The Constitution and the Rule of Law

What is the “Rule of Law?”

Our current Constitution states that public officers owe a duty to everyone in Zimbabwe to observe and uphold the rule of law [section 18(1a)], and the “Kariba Draft” Constitution contains a similar provision.  However, most people — including lawyers — have only the vaguest idea of what the expression “rule of law” means.  This is understandable because it is an elastic concept.  Fundamentally it means that people’s rights and obligations must be determined by laws rather than by individuals or groups of individuals exercising an arbitrary discretion.  From this fundamental concept several principles are derived:

·        Principle of Legality:  People must not be deprived of their rights or freedoms through the exercise of wide discretionary powers by the Executive.  Rights and freedoms should be curtailed only by the ordinary courts applying the law.

·        Principle of Equality:  No one is above the law and everyone is subject to the jurisdiction of the ordinary courts.  State officials, and even the State itself, are subject to the law.  Everyone is equal before the law and is equally entitled to be protected by the law.  And following on from this principle:

·        laws should be enforced impartially;

·        as a rule, laws should apply generally and not just to particular individuals or classes of people.

·        Separation of Powers:  There must be a separation of powers between the Legislative, Executive and Judicial branches of government.  If the Executive makes the law and enforces it, we have the rule of man, not the rule of law;  and the same applies if the Legislature enforces its own laws or if the courts make the law rather than determine rights and duties under the law.  In practice, the different branches cannot be completely separate because there has to be some cooperation between the different branches, so the concept of separation of powers may be defined more precisely as a governmental system of separated institutions sharing power.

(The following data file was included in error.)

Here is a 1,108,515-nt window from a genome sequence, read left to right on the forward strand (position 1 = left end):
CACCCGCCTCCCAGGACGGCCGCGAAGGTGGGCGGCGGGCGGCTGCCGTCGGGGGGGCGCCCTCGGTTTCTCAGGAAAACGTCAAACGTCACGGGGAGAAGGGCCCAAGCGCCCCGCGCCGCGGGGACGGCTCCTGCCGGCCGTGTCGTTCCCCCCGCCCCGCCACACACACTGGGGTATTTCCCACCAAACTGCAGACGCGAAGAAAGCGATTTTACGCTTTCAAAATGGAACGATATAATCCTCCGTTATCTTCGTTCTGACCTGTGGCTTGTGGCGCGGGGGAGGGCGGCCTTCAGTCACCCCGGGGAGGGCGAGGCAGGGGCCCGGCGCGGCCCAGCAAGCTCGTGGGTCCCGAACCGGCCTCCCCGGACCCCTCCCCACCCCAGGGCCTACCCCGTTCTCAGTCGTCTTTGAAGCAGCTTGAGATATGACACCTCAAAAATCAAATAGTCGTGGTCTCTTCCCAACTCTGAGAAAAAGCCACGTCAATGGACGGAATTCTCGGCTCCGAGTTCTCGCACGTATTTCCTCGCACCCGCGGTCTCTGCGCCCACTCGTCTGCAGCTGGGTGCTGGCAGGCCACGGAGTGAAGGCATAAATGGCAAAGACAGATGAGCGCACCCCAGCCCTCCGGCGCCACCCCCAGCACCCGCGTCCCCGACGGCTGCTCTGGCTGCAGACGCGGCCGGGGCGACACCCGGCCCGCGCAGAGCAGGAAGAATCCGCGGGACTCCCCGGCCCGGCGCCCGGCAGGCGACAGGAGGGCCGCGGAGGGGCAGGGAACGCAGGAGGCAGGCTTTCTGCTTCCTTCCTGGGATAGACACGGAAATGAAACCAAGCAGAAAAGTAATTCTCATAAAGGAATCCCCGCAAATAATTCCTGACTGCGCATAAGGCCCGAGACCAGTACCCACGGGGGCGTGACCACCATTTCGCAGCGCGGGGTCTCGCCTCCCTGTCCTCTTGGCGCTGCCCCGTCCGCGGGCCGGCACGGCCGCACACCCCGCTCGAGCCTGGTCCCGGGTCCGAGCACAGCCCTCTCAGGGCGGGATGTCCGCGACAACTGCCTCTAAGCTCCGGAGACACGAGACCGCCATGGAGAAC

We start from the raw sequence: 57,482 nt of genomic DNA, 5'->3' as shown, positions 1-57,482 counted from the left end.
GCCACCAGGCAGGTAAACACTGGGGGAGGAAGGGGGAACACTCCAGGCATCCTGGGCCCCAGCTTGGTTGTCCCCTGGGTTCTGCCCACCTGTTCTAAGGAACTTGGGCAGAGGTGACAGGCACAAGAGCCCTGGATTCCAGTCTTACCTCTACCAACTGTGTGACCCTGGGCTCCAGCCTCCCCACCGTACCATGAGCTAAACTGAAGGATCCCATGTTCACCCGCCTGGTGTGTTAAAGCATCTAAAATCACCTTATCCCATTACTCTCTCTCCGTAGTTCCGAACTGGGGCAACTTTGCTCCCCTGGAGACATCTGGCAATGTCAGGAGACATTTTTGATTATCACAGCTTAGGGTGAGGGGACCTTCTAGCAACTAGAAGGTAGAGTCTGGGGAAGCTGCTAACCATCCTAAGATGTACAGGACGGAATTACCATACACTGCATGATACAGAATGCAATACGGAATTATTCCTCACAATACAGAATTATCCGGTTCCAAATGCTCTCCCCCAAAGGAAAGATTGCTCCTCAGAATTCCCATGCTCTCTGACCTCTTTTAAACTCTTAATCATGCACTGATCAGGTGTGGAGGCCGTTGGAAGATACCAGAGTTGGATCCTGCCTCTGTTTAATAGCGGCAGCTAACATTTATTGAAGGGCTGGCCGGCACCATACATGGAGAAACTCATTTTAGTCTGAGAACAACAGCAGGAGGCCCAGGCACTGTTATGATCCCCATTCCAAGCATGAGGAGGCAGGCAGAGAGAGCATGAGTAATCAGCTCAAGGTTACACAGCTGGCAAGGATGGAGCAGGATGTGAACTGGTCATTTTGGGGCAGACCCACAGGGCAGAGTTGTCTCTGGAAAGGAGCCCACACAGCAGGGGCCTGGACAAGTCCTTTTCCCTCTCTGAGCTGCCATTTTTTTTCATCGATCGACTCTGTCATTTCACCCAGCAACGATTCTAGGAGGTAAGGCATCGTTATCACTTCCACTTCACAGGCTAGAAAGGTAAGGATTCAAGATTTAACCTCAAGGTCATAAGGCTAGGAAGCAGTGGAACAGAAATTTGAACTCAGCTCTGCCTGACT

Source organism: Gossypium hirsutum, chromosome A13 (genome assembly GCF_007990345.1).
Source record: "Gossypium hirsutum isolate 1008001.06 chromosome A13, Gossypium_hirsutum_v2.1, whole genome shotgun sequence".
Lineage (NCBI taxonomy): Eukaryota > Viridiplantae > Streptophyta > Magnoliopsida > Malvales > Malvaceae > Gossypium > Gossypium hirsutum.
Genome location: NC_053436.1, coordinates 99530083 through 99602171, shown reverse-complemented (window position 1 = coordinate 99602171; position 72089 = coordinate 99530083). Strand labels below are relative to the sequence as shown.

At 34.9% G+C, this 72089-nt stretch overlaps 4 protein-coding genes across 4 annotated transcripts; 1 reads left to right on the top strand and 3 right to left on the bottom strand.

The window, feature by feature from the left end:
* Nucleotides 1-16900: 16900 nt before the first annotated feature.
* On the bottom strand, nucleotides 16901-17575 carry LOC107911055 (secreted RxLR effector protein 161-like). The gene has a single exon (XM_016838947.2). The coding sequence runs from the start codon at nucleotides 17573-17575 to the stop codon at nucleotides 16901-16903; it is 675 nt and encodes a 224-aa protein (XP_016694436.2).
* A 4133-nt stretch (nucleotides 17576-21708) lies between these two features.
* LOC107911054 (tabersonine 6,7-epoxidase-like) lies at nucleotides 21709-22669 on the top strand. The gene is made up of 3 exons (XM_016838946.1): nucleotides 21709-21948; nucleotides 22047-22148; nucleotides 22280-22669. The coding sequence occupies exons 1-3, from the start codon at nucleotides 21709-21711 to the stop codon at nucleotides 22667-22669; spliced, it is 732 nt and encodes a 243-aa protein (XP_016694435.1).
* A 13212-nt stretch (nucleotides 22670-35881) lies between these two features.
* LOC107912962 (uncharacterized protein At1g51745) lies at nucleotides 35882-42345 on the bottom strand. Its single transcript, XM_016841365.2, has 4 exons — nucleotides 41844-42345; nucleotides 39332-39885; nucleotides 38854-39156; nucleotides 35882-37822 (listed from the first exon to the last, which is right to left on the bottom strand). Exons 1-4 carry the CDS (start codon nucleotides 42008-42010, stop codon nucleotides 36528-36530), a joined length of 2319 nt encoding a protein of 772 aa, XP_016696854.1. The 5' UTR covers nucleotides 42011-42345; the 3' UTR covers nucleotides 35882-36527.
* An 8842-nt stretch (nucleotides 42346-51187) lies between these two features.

·        Independence of the Judiciary:  The judiciary must be independent of the Executive and the Legislature.  If judges and magistrates are dependent on the Executive or the Legislature, or are members of a ruling political party, they are unlikely to give objective judgments on the law.

·        Laws must be Certain [i.e. clear and definite]:  It must be possible for people to establish relatively easily the content of the law and the extent of their rights and duties under it.  And arising out of this:

·        Laws must be Accessible:  If people are expected to obey laws they must be able to obtain copies of them.  The Government must ensure that all laws are published and that they are always available for people who want to read them.  Laws should be drafted in language that ordinary people can understand.  In the Zimbabwean context, that means that laws should be translated into all the vernacular languages.

·        Laws must not be Retroactive:  Laws should apply only to the future and should not attempt to change rights and duties retrospectively.  It is futile for anyone to find out what his or her rights and duties are under the law if a future law can convert what was lawful at the time it was done into something unlawful.

·        Laws must be Objective:  so far as possible laws must leave no discretion to the persons who are to apply them.

Fundamental to the concept of the rule of law is the idea that all the three branches of government must operate within their own particular spheres:  the Executive is restricted to administration, the Legislature to enacting laws, and the Judiciary to adjudicating legal disputes and interpreting the laws.  All three branches are subject to the law.


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